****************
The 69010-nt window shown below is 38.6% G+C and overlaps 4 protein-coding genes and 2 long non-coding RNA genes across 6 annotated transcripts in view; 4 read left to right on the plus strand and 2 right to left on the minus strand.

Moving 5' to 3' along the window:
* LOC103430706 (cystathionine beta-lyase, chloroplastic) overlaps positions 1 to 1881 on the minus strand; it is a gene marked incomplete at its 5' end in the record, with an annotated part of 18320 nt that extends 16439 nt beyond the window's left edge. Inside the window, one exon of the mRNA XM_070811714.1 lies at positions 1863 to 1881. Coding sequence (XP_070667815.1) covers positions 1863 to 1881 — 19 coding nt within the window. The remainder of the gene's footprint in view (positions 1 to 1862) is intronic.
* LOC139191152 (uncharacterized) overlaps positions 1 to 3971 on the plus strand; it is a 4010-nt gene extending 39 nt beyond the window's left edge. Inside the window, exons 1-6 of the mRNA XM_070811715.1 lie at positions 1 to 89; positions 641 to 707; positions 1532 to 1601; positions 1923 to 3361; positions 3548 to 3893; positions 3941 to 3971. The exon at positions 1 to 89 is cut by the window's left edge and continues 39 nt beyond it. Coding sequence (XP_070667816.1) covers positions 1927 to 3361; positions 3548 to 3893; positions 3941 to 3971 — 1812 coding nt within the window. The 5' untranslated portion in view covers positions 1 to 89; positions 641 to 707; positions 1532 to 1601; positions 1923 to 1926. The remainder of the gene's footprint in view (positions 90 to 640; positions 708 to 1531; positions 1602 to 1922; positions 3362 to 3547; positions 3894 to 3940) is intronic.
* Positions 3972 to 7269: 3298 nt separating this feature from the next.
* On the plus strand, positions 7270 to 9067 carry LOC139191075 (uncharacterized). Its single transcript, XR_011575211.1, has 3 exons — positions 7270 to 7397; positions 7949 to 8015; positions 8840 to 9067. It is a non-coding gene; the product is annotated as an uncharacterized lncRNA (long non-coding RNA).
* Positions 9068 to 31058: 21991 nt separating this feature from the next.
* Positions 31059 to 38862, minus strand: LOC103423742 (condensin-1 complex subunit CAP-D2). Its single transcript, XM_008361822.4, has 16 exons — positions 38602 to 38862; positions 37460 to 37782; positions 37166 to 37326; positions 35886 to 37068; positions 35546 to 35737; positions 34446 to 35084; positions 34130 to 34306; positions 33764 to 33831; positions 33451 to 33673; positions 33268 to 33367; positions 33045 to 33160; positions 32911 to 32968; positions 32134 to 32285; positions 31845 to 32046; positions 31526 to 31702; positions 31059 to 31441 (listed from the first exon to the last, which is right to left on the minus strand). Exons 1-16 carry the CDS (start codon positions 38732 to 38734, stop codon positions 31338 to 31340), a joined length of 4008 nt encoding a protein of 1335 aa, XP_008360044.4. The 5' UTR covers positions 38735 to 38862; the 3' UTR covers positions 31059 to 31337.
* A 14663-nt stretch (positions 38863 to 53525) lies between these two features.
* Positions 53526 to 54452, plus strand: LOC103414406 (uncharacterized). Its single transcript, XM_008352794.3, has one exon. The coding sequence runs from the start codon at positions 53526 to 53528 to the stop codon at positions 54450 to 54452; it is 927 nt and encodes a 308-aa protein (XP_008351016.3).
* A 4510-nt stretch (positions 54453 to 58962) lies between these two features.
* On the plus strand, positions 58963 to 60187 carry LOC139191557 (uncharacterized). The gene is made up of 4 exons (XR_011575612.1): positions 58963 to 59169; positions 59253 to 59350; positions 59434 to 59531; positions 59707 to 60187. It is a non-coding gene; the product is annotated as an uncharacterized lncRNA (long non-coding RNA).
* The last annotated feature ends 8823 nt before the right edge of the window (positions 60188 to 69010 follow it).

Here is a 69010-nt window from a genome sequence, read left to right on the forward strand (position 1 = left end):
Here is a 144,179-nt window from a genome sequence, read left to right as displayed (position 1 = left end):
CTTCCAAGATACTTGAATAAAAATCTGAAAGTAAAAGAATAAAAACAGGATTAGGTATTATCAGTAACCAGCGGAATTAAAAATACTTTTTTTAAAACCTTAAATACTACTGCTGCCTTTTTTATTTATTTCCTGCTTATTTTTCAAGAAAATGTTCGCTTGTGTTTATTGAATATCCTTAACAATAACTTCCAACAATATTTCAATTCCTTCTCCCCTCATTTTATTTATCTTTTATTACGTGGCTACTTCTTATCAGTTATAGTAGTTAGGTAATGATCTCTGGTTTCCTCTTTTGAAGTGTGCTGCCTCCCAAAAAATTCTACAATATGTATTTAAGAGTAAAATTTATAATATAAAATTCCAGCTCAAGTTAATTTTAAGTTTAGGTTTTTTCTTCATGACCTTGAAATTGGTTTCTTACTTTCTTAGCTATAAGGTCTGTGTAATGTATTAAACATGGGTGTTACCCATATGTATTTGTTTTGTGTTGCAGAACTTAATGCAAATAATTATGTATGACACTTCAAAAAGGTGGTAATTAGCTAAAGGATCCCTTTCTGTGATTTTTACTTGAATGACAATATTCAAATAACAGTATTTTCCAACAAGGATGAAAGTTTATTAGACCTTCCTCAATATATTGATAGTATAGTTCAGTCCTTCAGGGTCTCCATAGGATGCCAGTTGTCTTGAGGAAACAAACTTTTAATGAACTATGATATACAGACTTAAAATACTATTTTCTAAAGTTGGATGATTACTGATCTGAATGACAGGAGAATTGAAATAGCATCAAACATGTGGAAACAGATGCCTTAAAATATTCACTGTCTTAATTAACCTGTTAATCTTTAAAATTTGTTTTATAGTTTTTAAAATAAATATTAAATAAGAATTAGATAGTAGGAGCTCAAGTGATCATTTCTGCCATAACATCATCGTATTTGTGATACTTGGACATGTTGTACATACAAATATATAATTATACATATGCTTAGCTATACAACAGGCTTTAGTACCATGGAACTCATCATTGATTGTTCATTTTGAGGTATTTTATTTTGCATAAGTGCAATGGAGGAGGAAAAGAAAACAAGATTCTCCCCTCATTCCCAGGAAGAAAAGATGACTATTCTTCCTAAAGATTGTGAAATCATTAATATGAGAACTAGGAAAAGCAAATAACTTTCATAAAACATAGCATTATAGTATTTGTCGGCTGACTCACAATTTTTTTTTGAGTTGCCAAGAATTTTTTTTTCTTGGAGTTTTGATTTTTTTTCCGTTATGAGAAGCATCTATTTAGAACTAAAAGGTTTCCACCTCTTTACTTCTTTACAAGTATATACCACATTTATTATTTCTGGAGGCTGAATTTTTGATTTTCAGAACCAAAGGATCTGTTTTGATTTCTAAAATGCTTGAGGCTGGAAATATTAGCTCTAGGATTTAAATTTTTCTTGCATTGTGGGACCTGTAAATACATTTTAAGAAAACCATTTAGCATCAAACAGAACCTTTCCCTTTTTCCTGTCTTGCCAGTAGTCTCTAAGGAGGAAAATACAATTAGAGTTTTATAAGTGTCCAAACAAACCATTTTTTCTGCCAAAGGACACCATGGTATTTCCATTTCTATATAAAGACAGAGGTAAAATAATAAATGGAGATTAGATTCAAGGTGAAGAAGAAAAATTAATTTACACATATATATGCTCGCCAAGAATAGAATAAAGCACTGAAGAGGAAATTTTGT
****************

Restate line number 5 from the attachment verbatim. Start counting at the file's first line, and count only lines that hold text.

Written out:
* Positions 3972 to 7269: 3298 nt separating this feature from the next.